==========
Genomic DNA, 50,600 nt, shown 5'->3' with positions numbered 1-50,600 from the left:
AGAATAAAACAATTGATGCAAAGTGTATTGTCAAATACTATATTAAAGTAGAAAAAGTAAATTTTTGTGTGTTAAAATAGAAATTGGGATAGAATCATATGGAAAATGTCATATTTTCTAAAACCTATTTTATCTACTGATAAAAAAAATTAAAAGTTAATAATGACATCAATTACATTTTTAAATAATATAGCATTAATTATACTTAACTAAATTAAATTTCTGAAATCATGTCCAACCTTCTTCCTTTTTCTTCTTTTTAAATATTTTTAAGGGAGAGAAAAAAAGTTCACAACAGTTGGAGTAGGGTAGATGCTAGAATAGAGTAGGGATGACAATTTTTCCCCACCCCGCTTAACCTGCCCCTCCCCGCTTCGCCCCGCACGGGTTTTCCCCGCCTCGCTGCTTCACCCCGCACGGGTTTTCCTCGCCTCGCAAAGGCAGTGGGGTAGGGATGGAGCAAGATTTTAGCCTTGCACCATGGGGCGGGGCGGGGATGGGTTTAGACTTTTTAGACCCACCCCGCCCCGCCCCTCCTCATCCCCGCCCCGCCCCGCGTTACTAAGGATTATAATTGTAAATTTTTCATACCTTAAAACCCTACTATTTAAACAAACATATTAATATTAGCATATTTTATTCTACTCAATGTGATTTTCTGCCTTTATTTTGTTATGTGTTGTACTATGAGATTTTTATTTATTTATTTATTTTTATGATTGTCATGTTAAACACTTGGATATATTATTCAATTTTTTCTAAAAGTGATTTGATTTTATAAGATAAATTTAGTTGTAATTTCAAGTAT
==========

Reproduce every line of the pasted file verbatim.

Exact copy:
Genomic DNA, 50,600 nt, shown 5'->3' with positions numbered 1-50,600 from the left:
AGAATAAAACAATTGATGCAAAGTGTATTGTCAAATACTATATTAAAGTAGAAAAAGTAAATTTTTGTGTGTTAAAATAGAAATTGGGATAGAATCATATGGAAAATGTCATATTTTCTAAAACCTATTTTATCTACTGATAAAAAAAATTAAAAGTTAATAATGACATCAATTACATTTTTAAATAATATAGCATTAATTATACTTAACTAAATTAAATTTCTGAAATCATGTCCAACCTTCTTCCTTTTTCTTCTTTTTAAATATTTTTAAGGGAGAGAAAAAAAGTTCACAACAGTTGGAGTAGGGTAGATGCTAGAATAGAGTAGGGATGACAATTTTTCCCCACCCCGCTTAACCTGCCCCTCCCCGCTTCGCCCCGCACGGGTTTTCCCCGCCTCGCTGCTTCACCCCGCACGGGTTTTCCTCGCCTCGCAAAGGCAGTGGGGTAGGGATGGAGCAAGATTTTAGCCTTGCACCATGGGGCGGGGCGGGGATGGGTTTAGACTTTTTAGACCCACCCCGCCCCGCCCCTCCTCATCCCCGCCCCGCCCCGCGTTACTAAGGATTATAATTGTAAATTTTTCATACCTTAAAACCCTACTATTTAAACAAACATATTAATATTAGCATATTTTATTCTACTCAATGTGATTTTCTGCCTTTATTTTGTTATGTGTTGTACTATGAGATTTTTATTTATTTATTTATTTTTATGATTGTCATGTTAAACACTTGGATATATTATTCAATTTTTTCTAAAAGTGATTTGATTTTATAAGATAAATTTAGTTGTAATTTCAAGTAT